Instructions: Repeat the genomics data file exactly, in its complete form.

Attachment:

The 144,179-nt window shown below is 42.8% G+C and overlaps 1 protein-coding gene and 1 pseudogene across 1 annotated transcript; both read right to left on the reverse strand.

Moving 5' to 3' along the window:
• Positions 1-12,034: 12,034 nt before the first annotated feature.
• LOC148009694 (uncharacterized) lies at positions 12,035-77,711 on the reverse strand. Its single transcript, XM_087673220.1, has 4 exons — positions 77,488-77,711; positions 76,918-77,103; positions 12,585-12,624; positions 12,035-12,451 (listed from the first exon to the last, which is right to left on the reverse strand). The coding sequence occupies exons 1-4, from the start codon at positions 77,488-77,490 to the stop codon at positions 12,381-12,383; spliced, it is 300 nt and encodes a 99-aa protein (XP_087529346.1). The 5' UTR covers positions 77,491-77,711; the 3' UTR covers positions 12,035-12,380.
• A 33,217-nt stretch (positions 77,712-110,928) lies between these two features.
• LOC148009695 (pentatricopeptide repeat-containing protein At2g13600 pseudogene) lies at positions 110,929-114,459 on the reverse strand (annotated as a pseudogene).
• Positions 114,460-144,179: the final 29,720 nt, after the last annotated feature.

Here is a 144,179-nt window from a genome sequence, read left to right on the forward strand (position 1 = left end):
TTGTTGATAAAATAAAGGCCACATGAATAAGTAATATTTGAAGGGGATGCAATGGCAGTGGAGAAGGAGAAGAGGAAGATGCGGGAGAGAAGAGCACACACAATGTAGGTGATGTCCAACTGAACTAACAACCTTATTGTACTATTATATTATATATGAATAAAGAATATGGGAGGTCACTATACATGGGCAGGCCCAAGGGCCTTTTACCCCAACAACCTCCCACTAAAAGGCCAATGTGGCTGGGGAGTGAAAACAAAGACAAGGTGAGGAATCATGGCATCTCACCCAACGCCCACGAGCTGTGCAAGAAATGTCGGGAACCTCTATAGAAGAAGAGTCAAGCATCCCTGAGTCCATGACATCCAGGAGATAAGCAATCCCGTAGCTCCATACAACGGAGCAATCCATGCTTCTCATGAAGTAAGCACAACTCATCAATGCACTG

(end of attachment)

The 144,179-nt window shown below is 42.8% G+C and overlaps 1 protein-coding gene and 1 pseudogene across 1 annotated transcript; both read right to left on the reverse strand.

Moving 5' to 3' along the window:
• Positions 1-12,034: 12,034 nt before the first annotated feature.
• LOC148009694 (uncharacterized) lies at positions 12,035-77,711 on the reverse strand. Its single transcript, XM_087673220.1, has 4 exons — positions 77,488-77,711; positions 76,918-77,103; positions 12,585-12,624; positions 12,035-12,451 (listed from the first exon to the last, which is right to left on the reverse strand). The coding sequence occupies exons 1-4, from the start codon at positions 77,488-77,490 to the stop codon at positions 12,381-12,383; spliced, it is 300 nt and encodes a 99-aa protein (XP_087529346.1). The 5' UTR covers positions 77,491-77,711; the 3' UTR covers positions 12,035-12,380.
• A 33,217-nt stretch (positions 77,712-110,928) lies between these two features.
• LOC148009695 (pentatricopeptide repeat-containing protein At2g13600 pseudogene) lies at positions 110,929-114,459 on the reverse strand (annotated as a pseudogene).
• Positions 114,460-144,179: the final 29,720 nt, after the last annotated feature.

Here is a 144,179-nt window from a genome sequence, read left to right on the forward strand (position 1 = left end):
TTGTTGATAAAATAAAGGCCACATGAATAAGTAATATTTGAAGGGGATGCAATGGCAGTGGAGAAGGAGAAGAGGAAGATGCGGGAGAGAAGAGCACACACAATGTAGGTGATGTCCAACTGAACTAACAACCTTATTGTACTATTATATTATATATGAATAAAGAATATGGGAGGTCACTATACATGGGCAGGCCCAAGGGCCTTTTACCCCAACAACCTCCCACTAAAAGGCCAATGTGGCTGGGGAGTGAAAACAAAGACAAGGTGAGGAATCATGGCATCTCACCCAACGCCCACGAGCTGTGCAAGAAATGTCGGGAACCTCTATAGAAGAAGAGTCAAGCATCCCTGAGTCCATGACATCCAGGAGATAAGCAATCCCGTAGCTCCATACAACGGAGCAATCCATGCTTCTCATGAAGTAAGCACAACTCATCAATGCACTG